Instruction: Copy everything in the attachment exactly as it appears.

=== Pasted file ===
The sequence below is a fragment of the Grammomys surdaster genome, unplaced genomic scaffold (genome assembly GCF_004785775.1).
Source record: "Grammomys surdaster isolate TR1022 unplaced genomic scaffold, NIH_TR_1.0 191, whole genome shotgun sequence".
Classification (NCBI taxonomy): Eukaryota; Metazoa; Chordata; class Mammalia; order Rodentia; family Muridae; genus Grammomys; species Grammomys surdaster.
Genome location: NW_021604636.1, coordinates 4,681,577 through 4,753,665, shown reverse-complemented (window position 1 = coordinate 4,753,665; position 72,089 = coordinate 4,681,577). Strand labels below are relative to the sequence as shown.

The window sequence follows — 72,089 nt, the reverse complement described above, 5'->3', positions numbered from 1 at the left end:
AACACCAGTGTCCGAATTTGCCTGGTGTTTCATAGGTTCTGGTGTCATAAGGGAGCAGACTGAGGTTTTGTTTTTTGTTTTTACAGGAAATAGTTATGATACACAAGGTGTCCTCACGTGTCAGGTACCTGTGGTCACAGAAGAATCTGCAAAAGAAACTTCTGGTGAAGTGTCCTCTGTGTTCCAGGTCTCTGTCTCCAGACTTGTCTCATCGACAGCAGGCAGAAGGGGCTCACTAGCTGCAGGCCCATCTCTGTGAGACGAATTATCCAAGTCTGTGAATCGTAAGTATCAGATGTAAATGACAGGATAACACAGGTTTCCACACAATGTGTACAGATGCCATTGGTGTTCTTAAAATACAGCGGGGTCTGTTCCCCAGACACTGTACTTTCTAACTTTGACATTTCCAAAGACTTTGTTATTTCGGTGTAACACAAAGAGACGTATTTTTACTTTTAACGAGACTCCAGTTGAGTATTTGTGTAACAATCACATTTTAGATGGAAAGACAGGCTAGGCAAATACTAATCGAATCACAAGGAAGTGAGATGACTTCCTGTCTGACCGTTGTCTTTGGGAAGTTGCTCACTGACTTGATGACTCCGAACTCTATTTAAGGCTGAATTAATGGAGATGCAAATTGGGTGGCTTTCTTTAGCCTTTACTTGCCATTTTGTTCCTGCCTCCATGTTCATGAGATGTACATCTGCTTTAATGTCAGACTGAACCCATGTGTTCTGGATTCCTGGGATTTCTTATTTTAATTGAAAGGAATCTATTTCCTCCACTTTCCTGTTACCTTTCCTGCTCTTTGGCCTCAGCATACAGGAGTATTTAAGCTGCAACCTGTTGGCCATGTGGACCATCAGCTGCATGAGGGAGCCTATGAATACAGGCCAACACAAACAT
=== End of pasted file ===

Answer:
The sequence below is a fragment of the Grammomys surdaster genome, unplaced genomic scaffold (genome assembly GCF_004785775.1).
Source record: "Grammomys surdaster isolate TR1022 unplaced genomic scaffold, NIH_TR_1.0 191, whole genome shotgun sequence".
Classification (NCBI taxonomy): Eukaryota; Metazoa; Chordata; class Mammalia; order Rodentia; family Muridae; genus Grammomys; species Grammomys surdaster.
Genome location: NW_021604636.1, coordinates 4,681,577 through 4,753,665, shown reverse-complemented (window position 1 = coordinate 4,753,665; position 72,089 = coordinate 4,681,577). Strand labels below are relative to the sequence as shown.

The window sequence follows — 72,089 nt, the reverse complement described above, 5'->3', positions numbered from 1 at the left end:
AACACCAGTGTCCGAATTTGCCTGGTGTTTCATAGGTTCTGGTGTCATAAGGGAGCAGACTGAGGTTTTGTTTTTTGTTTTTACAGGAAATAGTTATGATACACAAGGTGTCCTCACGTGTCAGGTACCTGTGGTCACAGAAGAATCTGCAAAAGAAACTTCTGGTGAAGTGTCCTCTGTGTTCCAGGTCTCTGTCTCCAGACTTGTCTCATCGACAGCAGGCAGAAGGGGCTCACTAGCTGCAGGCCCATCTCTGTGAGACGAATTATCCAAGTCTGTGAATCGTAAGTATCAGATGTAAATGACAGGATAACACAGGTTTCCACACAATGTGTACAGATGCCATTGGTGTTCTTAAAATACAGCGGGGTCTGTTCCCCAGACACTGTACTTTCTAACTTTGACATTTCCAAAGACTTTGTTATTTCGGTGTAACACAAAGAGACGTATTTTTACTTTTAACGAGACTCCAGTTGAGTATTTGTGTAACAATCACATTTTAGATGGAAAGACAGGCTAGGCAAATACTAATCGAATCACAAGGAAGTGAGATGACTTCCTGTCTGACCGTTGTCTTTGGGAAGTTGCTCACTGACTTGATGACTCCGAACTCTATTTAAGGCTGAATTAATGGAGATGCAAATTGGGTGGCTTTCTTTAGCCTTTACTTGCCATTTTGTTCCTGCCTCCATGTTCATGAGATGTACATCTGCTTTAATGTCAGACTGAACCCATGTGTTCTGGATTCCTGGGATTTCTTATTTTAATTGAAAGGAATCTATTTCCTCCACTTTCCTGTTACCTTTCCTGCTCTTTGGCCTCAGCATACAGGAGTATTTAAGCTGCAACCTGTTGGCCATGTGGACCATCAGCTGCATGAGGGAGCCTATGAATACAGGCCAACACAAACAT